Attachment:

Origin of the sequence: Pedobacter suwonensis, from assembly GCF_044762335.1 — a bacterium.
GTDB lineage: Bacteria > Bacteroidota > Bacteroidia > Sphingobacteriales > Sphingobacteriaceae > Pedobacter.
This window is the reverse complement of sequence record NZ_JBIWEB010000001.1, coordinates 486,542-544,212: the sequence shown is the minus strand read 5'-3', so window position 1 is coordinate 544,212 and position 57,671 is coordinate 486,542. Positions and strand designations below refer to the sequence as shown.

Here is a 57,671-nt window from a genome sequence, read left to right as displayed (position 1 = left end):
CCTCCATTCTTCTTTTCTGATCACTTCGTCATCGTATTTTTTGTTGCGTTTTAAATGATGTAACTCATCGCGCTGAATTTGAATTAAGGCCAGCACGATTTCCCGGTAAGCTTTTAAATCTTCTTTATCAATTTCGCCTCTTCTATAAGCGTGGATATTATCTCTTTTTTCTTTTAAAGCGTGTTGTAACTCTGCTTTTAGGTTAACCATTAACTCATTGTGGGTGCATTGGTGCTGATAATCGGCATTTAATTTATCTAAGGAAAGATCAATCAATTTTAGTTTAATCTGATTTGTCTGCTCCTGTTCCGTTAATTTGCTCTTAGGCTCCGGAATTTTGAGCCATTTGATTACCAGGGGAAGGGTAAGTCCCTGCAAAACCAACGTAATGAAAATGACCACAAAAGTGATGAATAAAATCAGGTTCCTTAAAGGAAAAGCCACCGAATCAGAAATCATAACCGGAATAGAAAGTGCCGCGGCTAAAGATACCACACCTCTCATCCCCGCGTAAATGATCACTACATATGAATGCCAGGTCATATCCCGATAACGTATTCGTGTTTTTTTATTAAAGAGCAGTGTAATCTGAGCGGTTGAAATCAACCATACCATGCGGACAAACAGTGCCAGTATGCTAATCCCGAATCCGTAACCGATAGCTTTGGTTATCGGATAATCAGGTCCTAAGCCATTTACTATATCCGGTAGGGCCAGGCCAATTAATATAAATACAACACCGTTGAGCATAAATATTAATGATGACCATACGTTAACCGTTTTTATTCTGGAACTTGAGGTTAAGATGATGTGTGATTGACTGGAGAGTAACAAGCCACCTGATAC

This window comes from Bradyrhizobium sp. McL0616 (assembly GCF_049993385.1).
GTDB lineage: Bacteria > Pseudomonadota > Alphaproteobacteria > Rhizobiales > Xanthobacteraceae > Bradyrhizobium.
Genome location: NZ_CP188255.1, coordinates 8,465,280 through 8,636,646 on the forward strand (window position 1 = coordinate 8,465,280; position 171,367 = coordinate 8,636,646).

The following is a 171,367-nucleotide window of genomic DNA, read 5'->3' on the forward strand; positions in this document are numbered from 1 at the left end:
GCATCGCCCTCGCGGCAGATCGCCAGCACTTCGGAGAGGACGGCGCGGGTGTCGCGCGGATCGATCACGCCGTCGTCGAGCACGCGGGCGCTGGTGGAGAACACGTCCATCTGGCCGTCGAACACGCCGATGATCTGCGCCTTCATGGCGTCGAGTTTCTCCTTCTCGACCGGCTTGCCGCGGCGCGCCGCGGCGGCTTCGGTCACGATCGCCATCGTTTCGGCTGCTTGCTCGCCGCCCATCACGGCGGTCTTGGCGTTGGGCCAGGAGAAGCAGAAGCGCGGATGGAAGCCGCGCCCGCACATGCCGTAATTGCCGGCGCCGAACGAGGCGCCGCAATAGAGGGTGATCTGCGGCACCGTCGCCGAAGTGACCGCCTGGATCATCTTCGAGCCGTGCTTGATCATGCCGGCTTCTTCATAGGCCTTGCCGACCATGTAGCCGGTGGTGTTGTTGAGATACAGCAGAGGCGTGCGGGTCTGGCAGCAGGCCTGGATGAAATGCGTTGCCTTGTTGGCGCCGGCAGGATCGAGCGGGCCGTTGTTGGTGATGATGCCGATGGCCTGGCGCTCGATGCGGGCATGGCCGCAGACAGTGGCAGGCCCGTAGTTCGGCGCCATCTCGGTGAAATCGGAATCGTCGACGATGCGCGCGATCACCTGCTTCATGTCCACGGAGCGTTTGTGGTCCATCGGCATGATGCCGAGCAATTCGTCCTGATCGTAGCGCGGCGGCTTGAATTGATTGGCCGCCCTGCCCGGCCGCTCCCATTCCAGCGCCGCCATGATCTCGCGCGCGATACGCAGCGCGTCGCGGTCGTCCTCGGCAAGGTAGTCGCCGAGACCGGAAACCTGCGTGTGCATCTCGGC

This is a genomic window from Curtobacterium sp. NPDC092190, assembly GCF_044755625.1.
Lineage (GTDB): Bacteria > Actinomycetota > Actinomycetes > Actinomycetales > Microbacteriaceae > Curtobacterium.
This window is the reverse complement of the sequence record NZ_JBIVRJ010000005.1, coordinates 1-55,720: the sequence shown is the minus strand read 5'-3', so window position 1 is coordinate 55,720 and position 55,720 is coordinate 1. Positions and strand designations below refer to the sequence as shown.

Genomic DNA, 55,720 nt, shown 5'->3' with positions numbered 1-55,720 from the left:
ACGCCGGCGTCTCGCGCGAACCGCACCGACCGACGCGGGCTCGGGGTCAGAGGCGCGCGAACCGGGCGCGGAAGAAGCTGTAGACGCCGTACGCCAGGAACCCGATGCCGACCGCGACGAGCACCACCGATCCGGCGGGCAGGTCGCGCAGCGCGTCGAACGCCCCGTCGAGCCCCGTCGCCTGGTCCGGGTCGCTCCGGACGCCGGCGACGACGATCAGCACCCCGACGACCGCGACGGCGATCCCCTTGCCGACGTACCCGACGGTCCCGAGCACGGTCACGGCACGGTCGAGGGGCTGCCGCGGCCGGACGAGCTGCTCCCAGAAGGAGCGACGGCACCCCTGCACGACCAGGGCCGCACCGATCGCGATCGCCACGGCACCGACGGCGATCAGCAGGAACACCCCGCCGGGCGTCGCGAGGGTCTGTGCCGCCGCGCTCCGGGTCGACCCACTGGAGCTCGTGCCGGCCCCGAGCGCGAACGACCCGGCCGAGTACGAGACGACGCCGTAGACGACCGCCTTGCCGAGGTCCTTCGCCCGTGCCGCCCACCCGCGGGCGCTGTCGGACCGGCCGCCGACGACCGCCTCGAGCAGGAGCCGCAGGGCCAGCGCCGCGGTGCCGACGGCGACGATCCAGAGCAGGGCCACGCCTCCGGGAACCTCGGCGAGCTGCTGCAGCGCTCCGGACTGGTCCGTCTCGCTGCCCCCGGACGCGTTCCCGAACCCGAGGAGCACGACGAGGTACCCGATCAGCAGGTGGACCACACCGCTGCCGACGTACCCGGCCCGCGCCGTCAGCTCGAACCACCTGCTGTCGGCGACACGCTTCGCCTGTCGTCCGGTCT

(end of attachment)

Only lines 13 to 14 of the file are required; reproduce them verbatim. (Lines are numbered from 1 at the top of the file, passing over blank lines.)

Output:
This window is the reverse complement of the sequence record NZ_JBIVRJ010000005.1, coordinates 1-55,720: the sequence shown is the minus strand read 5'-3', so window position 1 is coordinate 55,720 and position 55,720 is coordinate 1. Positions and strand designations below refer to the sequence as shown.

Genomic DNA, 55,720 nt, shown 5'->3' with positions numbered 1-55,720 from the left: